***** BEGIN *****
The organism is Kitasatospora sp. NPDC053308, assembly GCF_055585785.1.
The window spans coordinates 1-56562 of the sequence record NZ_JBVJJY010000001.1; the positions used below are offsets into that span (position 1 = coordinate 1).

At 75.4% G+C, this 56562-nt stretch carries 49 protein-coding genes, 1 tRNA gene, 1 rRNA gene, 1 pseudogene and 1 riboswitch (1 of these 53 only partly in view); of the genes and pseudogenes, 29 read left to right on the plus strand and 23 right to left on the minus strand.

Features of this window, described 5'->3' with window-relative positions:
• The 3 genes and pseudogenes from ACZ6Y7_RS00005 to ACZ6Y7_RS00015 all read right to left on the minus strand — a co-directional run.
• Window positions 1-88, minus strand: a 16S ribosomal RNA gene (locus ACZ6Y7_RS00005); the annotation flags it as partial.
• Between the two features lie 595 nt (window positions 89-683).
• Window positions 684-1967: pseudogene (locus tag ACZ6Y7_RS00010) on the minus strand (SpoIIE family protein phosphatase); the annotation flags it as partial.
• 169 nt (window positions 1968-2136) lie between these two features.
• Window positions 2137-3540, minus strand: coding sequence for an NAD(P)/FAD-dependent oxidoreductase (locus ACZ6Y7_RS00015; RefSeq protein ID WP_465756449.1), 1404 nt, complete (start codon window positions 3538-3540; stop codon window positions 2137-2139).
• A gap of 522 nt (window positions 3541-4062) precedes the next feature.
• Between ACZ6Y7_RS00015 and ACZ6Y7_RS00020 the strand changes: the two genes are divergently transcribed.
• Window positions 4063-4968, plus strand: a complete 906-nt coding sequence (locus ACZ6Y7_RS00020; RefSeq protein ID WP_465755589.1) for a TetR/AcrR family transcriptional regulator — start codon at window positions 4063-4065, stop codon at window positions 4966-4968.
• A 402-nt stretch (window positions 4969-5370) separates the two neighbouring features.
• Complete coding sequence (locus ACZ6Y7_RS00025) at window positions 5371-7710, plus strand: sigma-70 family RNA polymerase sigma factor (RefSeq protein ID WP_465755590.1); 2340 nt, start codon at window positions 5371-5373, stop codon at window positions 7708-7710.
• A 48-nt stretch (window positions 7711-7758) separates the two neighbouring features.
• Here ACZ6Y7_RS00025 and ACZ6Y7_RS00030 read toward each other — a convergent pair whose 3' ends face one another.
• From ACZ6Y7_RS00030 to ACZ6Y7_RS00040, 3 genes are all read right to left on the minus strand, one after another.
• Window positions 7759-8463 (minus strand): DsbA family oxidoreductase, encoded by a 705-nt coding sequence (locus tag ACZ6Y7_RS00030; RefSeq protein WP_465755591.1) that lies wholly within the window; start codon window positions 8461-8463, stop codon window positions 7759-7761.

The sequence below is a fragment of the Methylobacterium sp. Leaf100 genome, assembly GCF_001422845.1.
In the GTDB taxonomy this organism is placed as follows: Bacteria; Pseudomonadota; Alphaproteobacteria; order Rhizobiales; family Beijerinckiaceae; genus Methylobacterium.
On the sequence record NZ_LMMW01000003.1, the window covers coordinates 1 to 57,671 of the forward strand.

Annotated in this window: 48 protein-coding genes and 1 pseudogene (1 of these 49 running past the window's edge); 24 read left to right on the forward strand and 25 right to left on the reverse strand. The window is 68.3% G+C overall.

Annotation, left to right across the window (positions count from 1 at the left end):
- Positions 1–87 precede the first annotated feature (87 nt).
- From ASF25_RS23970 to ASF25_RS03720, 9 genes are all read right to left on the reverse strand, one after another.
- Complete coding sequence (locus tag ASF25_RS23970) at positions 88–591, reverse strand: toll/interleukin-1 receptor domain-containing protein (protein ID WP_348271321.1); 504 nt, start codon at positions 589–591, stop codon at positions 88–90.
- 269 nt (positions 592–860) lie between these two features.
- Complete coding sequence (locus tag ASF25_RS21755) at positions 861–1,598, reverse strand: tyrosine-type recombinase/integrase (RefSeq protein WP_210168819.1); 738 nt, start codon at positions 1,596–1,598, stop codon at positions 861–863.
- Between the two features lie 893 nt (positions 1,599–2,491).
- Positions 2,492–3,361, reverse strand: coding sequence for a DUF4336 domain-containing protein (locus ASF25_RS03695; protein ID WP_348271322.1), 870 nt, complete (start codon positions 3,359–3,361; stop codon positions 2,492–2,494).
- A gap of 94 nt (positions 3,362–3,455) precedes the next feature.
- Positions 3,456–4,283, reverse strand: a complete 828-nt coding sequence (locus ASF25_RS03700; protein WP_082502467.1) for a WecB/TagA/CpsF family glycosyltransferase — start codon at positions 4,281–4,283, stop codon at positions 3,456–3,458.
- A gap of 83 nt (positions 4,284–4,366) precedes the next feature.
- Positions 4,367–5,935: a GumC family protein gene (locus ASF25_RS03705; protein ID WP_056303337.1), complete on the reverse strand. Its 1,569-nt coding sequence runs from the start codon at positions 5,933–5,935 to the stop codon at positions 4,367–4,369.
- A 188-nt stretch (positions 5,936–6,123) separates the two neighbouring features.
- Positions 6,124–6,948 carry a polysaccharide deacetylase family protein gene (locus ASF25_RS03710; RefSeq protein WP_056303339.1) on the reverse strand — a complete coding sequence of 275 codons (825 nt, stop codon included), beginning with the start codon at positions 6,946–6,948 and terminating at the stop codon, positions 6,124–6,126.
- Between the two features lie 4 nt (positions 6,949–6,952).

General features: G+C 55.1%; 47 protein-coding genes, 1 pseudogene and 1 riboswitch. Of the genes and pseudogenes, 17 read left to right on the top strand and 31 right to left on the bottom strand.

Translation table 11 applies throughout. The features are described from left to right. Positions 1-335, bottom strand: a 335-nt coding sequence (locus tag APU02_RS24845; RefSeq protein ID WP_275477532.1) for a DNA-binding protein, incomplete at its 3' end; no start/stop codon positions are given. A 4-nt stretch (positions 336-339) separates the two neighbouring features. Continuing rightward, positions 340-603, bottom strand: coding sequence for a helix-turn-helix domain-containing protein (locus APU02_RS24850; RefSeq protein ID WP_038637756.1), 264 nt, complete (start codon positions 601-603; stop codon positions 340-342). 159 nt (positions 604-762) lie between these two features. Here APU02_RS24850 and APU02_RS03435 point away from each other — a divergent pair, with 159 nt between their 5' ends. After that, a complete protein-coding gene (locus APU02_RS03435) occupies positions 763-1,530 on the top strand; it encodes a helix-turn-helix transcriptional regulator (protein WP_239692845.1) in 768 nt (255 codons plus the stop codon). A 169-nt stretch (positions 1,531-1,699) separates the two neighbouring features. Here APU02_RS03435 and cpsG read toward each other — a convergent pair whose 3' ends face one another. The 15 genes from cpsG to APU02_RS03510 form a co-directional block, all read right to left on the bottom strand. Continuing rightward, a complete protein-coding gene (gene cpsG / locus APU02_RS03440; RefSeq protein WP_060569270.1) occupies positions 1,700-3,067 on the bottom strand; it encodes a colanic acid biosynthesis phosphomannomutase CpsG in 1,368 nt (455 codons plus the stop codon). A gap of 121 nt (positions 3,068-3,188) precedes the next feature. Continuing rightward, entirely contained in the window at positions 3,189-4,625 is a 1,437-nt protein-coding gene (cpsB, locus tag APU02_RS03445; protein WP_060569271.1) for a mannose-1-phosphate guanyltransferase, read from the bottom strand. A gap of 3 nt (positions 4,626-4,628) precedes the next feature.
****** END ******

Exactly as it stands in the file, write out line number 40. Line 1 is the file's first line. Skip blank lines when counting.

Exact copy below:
Translation table 11 applies throughout. The features are described from left to right. Positions 1-335, bottom strand: a 335-nt coding sequence (locus tag APU02_RS24845; RefSeq protein ID WP_275477532.1) for a DNA-binding protein, incomplete at its 3' end; no start/stop codon positions are given. A 4-nt stretch (positions 336-339) separates the two neighbouring features. Continuing rightward, positions 340-603, bottom strand: coding sequence for a helix-turn-helix domain-containing protein (locus APU02_RS24850; RefSeq protein ID WP_038637756.1), 264 nt, complete (start codon positions 601-603; stop codon positions 340-342). 159 nt (positions 604-762) lie between these two features. Here APU02_RS24850 and APU02_RS03435 point away from each other — a divergent pair, with 159 nt between their 5' ends. After that, a complete protein-coding gene (locus APU02_RS03435) occupies positions 763-1,530 on the top strand; it encodes a helix-turn-helix transcriptional regulator (protein WP_239692845.1) in 768 nt (255 codons plus the stop codon). A 169-nt stretch (positions 1,531-1,699) separates the two neighbouring features. Here APU02_RS03435 and cpsG read toward each other — a convergent pair whose 3' ends face one another. The 15 genes from cpsG to APU02_RS03510 form a co-directional block, all read right to left on the bottom strand. Continuing rightward, a complete protein-coding gene (gene cpsG / locus APU02_RS03440; RefSeq protein WP_060569270.1) occupies positions 1,700-3,067 on the bottom strand; it encodes a colanic acid biosynthesis phosphomannomutase CpsG in 1,368 nt (455 codons plus the stop codon). A gap of 121 nt (positions 3,068-3,188) precedes the next feature. Continuing rightward, entirely contained in the window at positions 3,189-4,625 is a 1,437-nt protein-coding gene (cpsB, locus tag APU02_RS03445; protein WP_060569271.1) for a mannose-1-phosphate guanyltransferase, read from the bottom strand. A gap of 3 nt (positions 4,626-4,628) precedes the next feature.